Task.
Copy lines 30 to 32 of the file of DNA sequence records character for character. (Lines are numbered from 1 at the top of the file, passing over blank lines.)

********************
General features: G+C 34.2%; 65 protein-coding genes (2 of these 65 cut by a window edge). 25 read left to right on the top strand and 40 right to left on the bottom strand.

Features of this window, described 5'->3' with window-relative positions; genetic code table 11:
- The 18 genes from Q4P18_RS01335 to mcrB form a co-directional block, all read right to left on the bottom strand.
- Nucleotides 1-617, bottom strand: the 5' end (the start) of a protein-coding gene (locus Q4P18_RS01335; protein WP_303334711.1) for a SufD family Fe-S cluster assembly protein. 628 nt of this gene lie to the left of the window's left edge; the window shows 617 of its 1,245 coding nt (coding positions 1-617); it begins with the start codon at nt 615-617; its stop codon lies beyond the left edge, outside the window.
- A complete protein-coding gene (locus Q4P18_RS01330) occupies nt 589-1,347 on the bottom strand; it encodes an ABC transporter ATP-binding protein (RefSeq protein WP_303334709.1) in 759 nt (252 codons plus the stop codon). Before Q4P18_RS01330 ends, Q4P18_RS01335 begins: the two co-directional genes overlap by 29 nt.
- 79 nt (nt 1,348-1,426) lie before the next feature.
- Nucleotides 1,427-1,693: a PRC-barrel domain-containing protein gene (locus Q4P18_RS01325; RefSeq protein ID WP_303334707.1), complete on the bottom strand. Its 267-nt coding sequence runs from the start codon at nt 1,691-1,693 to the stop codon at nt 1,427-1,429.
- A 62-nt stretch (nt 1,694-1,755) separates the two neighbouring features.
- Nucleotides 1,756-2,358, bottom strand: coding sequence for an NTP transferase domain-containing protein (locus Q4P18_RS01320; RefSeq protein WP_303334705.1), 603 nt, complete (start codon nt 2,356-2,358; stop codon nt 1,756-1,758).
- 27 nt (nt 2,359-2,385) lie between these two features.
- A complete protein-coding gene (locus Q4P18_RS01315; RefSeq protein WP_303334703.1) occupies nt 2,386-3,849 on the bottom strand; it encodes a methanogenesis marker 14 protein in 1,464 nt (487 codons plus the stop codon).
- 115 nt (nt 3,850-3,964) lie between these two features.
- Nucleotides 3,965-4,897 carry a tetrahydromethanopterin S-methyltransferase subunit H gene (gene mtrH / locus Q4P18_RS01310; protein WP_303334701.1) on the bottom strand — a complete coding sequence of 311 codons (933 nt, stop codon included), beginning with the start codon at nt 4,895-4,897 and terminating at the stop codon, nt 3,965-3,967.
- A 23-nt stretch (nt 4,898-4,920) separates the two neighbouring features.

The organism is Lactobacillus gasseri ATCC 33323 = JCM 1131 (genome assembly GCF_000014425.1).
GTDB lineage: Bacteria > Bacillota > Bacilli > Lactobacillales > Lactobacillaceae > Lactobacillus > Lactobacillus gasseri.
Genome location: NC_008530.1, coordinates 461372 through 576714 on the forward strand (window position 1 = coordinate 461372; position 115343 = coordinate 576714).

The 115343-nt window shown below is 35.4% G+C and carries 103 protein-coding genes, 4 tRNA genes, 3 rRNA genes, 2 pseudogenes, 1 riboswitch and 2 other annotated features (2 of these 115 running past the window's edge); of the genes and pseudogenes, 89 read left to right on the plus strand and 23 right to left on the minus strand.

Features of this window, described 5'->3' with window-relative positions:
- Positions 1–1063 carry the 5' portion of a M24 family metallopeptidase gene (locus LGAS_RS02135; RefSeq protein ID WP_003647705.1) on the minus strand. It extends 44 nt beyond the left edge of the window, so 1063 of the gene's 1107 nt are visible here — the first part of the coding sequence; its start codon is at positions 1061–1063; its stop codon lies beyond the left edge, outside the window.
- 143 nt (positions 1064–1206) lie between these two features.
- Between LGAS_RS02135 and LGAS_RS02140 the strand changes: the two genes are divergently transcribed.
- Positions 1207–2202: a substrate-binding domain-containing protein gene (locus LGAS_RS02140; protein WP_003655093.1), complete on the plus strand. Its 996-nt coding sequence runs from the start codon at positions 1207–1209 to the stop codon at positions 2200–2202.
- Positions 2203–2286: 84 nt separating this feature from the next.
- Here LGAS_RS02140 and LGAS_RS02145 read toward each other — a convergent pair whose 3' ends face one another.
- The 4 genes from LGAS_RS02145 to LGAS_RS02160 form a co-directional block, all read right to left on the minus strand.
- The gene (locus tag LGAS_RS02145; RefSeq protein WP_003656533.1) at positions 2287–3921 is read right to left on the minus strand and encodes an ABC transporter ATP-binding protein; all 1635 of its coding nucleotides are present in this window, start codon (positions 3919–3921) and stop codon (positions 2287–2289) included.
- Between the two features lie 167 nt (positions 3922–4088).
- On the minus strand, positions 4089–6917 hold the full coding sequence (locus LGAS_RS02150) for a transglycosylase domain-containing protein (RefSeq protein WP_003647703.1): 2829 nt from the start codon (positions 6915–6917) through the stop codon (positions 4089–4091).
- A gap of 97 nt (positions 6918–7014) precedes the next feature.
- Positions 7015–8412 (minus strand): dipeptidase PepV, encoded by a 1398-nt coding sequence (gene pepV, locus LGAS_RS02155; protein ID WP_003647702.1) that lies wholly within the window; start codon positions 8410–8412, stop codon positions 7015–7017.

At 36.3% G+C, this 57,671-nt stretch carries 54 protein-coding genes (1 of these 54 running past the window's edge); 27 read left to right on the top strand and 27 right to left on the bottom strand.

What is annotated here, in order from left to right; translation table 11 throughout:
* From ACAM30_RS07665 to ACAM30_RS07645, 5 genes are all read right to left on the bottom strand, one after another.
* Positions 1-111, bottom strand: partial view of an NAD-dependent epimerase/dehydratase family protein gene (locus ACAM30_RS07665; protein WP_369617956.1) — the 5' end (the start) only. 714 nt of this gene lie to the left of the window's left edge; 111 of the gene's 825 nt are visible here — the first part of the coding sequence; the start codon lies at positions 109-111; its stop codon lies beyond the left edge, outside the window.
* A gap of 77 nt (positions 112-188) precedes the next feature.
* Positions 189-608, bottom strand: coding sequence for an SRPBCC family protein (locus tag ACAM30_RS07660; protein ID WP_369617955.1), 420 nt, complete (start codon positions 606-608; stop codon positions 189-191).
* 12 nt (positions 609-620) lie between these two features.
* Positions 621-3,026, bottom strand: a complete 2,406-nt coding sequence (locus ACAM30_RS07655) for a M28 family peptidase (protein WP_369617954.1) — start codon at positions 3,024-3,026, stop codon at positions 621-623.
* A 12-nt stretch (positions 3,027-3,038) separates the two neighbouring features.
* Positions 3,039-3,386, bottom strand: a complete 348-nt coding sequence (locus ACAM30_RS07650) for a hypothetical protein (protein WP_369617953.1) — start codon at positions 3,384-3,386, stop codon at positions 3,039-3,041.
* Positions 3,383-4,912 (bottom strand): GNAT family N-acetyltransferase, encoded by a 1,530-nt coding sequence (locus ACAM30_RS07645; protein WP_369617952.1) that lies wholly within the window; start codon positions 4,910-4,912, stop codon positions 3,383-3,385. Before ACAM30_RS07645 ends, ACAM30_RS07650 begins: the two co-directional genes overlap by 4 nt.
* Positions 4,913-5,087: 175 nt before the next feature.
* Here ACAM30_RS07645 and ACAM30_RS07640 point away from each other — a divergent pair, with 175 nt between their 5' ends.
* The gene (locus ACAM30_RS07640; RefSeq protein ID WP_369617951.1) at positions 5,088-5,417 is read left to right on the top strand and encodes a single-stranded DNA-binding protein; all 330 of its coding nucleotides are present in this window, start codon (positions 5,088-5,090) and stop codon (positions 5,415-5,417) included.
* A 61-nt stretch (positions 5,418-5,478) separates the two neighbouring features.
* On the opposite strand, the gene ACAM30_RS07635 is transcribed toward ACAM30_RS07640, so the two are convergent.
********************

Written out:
- A gap of 97 nt (positions 6918–7014) precedes the next feature.
- Positions 7015–8412 (minus strand): dipeptidase PepV, encoded by a 1398-nt coding sequence (gene pepV, locus LGAS_RS02155; protein ID WP_003647702.1) that lies wholly within the window; start codon positions 8410–8412, stop codon positions 7015–7017.

At 36.3% G+C, this 57,671-nt stretch carries 54 protein-coding genes (1 of these 54 running past the window's edge); 27 read left to right on the top strand and 27 right to left on the bottom strand.